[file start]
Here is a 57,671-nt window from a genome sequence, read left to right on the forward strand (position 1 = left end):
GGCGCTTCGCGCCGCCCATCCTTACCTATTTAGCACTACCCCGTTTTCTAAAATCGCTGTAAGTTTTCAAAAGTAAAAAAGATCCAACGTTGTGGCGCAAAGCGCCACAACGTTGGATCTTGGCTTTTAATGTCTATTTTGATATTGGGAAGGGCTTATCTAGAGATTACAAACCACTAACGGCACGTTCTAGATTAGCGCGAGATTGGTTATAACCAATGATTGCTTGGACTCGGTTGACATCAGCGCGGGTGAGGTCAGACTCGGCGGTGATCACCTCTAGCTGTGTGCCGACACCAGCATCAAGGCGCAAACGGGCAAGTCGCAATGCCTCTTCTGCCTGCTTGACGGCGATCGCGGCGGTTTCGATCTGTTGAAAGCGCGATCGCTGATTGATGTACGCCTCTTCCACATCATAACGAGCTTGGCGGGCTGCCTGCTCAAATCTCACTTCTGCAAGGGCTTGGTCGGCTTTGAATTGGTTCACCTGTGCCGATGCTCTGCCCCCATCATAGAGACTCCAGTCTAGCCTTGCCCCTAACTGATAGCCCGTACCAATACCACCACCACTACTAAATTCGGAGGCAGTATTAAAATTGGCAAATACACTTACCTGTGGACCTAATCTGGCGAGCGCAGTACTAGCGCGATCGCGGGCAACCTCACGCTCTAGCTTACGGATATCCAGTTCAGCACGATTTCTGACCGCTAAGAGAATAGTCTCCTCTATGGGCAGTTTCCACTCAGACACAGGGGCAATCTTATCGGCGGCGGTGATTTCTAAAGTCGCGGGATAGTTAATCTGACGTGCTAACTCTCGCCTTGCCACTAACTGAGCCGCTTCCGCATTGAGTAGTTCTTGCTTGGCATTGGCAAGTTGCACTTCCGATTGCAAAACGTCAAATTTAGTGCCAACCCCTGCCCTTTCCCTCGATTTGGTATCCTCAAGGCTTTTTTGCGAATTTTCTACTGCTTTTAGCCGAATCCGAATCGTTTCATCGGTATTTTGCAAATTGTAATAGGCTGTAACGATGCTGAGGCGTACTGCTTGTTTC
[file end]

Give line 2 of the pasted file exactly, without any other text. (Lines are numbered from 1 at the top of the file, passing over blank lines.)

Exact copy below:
GGCGCTTCGCGCCGCCCATCCTTACCTATTTAGCACTACCCCGTTTTCTAAAATCGCTGTAAGTTTTCAAAAGTAAAAAAGATCCAACGTTGTGGCGCAAAGCGCCACAACGTTGGATCTTGGCTTTTAATGTCTATTTTGATATTGGGAAGGGCTTATCTAGAGATTACAAACCACTAACGGCACGTTCTAGATTAGCGCGAGATTGGTTATAACCAATGATTGCTTGGACTCGGTTGACATCAGCGCGGGTGAGGTCAGACTCGGCGGTGATCACCTCTAGCTGTGTGCCGACACCAGCATCAAGGCGCAAACGGGCAAGTCGCAATGCCTCTTCTGCCTGCTTGACGGCGATCGCGGCGGTTTCGATCTGTTGAAAGCGCGATCGCTGATTGATGTACGCCTCTTCCACATCATAACGAGCTTGGCGGGCTGCCTGCTCAAATCTCACTTCTGCAAGGGCTTGGTCGGCTTTGAATTGGTTCACCTGTGCCGATGCTCTGCCCCCATCATAGAGACTCCAGTCTAGCCTTGCCCCTAACTGATAGCCCGTACCAATACCACCACCACTACTAAATTCGGAGGCAGTATTAAAATTGGCAAATACACTTACCTGTGGACCTAATCTGGCGAGCGCAGTACTAGCGCGATCGCGGGCAACCTCACGCTCTAGCTTACGGATATCCAGTTCAGCACGATTTCTGACCGCTAAGAGAATAGTCTCCTCTATGGGCAGTTTCCACTCAGACACAGGGGCAATCTTATCGGCGGCGGTGATTTCTAAAGTCGCGGGATAGTTAATCTGACGTGCTAACTCTCGCCTTGCCACTAACTGAGCCGCTTCCGCATTGAGTAGTTCTTGCTTGGCATTGGCAAGTTGCACTTCCGATTGCAAAACGTCAAATTTAGTGCCAACCCCTGCCCTTTCCCTCGATTTGGTATCCTCAAGGCTTTTTTGCGAATTTTCTACTGCTTTTAGCCGAATCCGAATCGTTTCATCGGTATTTTGCAAATTGTAATAGGCTGTAACGATGCTGAGGCGTACTGCTTGTTTC